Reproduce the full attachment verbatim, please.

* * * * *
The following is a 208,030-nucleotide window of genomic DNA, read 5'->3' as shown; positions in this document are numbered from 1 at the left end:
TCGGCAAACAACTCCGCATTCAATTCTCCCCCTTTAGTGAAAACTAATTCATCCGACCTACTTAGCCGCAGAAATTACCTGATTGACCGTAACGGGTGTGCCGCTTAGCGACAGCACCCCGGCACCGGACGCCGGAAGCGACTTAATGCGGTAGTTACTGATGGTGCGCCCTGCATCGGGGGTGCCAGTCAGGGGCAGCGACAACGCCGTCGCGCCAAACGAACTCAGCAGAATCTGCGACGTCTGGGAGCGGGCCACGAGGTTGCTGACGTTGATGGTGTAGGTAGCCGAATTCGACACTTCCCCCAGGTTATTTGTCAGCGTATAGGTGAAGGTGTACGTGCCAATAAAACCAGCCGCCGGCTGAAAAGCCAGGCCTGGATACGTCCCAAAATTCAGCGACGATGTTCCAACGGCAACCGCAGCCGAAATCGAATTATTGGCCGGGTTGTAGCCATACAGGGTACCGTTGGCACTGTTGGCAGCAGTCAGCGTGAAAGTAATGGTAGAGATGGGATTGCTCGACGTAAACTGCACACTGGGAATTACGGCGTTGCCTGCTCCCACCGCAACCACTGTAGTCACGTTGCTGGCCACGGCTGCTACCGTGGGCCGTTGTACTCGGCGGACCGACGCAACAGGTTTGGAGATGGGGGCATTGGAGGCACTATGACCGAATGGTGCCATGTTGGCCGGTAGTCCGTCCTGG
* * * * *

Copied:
The following is a 208,030-nucleotide window of genomic DNA, read 5'->3' as shown; positions in this document are numbered from 1 at the left end:
TCGGCAAACAACTCCGCATTCAATTCTCCCCCTTTAGTGAAAACTAATTCATCCGACCTACTTAGCCGCAGAAATTACCTGATTGACCGTAACGGGTGTGCCGCTTAGCGACAGCACCCCGGCACCGGACGCCGGAAGCGACTTAATGCGGTAGTTACTGATGGTGCGCCCTGCATCGGGGGTGCCAGTCAGGGGCAGCGACAACGCCGTCGCGCCAAACGAACTCAGCAGAATCTGCGACGTCTGGGAGCGGGCCACGAGGTTGCTGACGTTGATGGTGTAGGTAGCCGAATTCGACACTTCCCCCAGGTTATTTGTCAGCGTATAGGTGAAGGTGTACGTGCCAATAAAACCAGCCGCCGGCTGAAAAGCCAGGCCTGGATACGTCCCAAAATTCAGCGACGATGTTCCAACGGCAACCGCAGCCGAAATCGAATTATTGGCCGGGTTGTAGCCATACAGGGTACCGTTGGCACTGTTGGCAGCAGTCAGCGTGAAAGTAATGGTAGAGATGGGATTGCTCGACGTAAACTGCACACTGGGAATTACGGCGTTGCCTGCTCCCACCGCAACCACTGTAGTCACGTTGCTGGCCACGGCTGCTACCGTGGGCCGTTGTACTCGGCGGACCGACGCAACAGGTTTGGAGATGGGGGCATTGGAGGCACTATGACCGAATGGTGCCATGTTGGCCGGTAGTCCGTCCTGG